Six Swiss nationals are now on the US sanctions list for their alleged work with the Russian oligarch. Should secretaries and lawyers shudder? Classified Business Law Professor.
It’s a tough list — at least for those on it: the US Treasury Department’s sanctions list. On Monday, it was announced that the United States is imposing sanctions on six Swiss nationals.
Among them is, for example, the well-known Lucerne curator Alexander Studhalter. He is said to have worked for Russian oligarch Suleiman Kerimov. Nota bene at a time when there were no penalties against this.
The United States understands them Sanctions list As a warning to those suspected of doing business with the Russian elite. For the people on the list, this has far-reaching consequences.
It is primarily about isolating someone economically.
Kunz, professor of business law at the University of Bern, says: “These sanctions lists are not legal tools, but political tools.” “It is primarily about isolating someone economically. The people on the sanctions lists are being ridiculed.”
issue of the rule of law
However, this list of sanctions is questionable in terms of the rule of law, Kunz says. It is not even necessary to prove that someone has acted criminally. “The possibility of a response is actually non-existent.”
You may suddenly be on this list overnight without an action or hearing. “There is no fair process for obtaining this list — and there is no process for getting it off again,” Coons said. In addition, it is difficult to assess behavior that dates back to a long time ago and was completely legal at that time.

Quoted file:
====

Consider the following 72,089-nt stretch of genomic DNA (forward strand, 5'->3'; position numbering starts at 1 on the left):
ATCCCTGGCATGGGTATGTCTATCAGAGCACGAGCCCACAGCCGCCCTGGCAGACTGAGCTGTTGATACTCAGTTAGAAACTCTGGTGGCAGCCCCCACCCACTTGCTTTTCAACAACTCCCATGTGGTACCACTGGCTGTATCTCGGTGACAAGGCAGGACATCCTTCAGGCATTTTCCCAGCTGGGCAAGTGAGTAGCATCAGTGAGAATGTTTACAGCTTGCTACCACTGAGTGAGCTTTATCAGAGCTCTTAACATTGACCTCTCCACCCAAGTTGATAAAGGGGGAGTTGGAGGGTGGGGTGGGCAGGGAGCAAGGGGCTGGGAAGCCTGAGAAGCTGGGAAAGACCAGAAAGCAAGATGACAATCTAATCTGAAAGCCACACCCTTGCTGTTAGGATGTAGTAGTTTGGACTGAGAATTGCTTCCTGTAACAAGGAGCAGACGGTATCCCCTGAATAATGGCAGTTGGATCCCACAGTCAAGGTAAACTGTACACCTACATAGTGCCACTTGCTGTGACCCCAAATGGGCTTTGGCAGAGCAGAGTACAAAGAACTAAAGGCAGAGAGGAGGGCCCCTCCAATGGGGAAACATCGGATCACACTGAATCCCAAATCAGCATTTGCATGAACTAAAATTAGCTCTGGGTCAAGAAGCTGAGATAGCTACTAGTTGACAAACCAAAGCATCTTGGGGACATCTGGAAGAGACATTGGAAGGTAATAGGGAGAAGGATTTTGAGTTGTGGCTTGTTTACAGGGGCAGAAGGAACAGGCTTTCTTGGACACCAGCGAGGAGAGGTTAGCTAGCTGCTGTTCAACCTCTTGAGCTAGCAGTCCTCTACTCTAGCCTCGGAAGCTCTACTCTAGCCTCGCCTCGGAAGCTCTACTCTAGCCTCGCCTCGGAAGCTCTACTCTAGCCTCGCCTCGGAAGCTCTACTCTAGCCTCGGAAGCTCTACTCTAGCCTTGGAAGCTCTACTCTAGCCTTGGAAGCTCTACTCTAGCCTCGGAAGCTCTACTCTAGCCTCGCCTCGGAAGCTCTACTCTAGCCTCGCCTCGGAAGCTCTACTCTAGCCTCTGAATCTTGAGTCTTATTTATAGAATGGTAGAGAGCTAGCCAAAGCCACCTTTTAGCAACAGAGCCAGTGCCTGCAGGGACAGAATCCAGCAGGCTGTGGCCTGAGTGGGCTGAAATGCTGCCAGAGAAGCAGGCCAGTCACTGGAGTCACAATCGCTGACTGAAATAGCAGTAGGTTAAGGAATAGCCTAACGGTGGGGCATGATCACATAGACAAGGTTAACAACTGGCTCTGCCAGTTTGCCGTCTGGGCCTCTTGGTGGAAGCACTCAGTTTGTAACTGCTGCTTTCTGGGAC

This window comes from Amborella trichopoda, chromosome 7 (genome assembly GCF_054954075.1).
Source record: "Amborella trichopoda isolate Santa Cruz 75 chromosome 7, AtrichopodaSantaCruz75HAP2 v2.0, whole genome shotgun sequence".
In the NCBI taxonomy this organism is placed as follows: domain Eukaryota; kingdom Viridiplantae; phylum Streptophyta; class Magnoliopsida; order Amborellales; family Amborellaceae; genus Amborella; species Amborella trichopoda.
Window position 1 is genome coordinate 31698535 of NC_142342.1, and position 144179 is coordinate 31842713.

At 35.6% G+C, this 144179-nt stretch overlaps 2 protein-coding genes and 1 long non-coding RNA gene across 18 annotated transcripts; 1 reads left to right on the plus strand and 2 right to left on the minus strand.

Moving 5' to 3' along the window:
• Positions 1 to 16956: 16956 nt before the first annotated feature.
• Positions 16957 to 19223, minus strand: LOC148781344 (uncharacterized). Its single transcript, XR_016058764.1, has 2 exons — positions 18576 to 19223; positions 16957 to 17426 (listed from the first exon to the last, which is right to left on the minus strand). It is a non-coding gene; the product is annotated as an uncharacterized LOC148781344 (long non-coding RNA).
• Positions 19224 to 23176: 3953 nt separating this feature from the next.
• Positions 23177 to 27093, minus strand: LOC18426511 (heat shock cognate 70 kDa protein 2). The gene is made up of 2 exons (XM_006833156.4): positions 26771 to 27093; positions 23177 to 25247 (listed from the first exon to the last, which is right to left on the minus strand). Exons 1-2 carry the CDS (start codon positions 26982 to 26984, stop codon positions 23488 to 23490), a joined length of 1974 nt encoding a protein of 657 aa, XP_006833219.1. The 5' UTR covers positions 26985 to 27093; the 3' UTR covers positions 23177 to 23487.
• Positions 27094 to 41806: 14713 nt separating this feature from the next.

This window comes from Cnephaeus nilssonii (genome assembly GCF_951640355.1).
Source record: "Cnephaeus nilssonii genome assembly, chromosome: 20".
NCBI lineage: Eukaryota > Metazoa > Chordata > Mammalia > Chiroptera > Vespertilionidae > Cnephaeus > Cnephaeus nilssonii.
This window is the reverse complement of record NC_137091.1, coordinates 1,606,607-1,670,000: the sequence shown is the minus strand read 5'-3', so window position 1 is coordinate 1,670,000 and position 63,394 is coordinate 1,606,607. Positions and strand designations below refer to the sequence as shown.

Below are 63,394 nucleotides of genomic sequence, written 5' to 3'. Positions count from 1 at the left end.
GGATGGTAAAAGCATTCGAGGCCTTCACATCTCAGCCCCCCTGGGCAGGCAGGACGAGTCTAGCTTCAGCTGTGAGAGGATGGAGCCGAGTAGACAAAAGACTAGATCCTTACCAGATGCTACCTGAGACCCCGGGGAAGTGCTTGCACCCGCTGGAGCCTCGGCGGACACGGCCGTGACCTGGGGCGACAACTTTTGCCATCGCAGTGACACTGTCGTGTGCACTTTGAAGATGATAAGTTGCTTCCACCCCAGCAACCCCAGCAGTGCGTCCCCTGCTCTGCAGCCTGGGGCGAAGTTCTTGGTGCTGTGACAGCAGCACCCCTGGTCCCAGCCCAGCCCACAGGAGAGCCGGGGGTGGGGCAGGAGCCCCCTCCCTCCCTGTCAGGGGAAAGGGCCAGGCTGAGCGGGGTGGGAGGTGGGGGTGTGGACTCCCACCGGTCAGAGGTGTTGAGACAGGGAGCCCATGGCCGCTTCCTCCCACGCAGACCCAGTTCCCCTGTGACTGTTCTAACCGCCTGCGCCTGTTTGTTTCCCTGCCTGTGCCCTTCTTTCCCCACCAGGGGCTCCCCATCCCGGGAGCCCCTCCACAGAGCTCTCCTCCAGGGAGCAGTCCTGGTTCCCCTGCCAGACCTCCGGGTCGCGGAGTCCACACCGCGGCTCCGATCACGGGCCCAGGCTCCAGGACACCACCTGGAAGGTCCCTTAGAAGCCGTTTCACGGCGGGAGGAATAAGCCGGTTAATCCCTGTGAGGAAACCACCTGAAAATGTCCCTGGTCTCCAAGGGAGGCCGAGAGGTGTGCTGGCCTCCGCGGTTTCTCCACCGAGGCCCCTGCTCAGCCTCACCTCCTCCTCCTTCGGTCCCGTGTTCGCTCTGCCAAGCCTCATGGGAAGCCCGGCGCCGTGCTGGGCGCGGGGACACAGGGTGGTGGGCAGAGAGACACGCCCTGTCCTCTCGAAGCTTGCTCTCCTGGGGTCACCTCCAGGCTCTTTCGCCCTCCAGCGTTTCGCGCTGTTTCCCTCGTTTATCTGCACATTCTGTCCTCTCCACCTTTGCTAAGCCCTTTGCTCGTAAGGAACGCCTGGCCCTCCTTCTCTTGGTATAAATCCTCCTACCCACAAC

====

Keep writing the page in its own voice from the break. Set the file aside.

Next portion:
question of legal effect
For the State Secretariat for Economic Affairs, the issue is clear. He writes to the SRF: “US sanctions have no legal effect in Switzerland.” According to the embargo law, the federal government can only issue coercive measures to enforce sanctions issued by the United Nations, the Organization for Security and Co-operation in Europe or Switzerland’s most important trading partners and which act to comply with international law.
The Swiss Credit Association is also reassuring: there is no shudder in the credit landscape because individual defenders are now on the US sanctions list. “That would be completely baseless,” says managing director Vanessa Jenny.
In Switzerland there is a very clear legal basis: “You always have to be able to understand where the money comes from and be able to check and prove it according to the specification,” says Jenny.
But for business law professor Peter F. Kunz, the six Swiss on the sanctions list are just the beginning: “I expect other Swiss will be affected if the conflict between Russia and Ukraine continues.”
Against this background, it is expected that, for example, Swiss companies in which the Russian oligarch owns property will also suffer. “The end of the US sanctions policy, which has implications for Switzerland, is not expected,” says Kunz.
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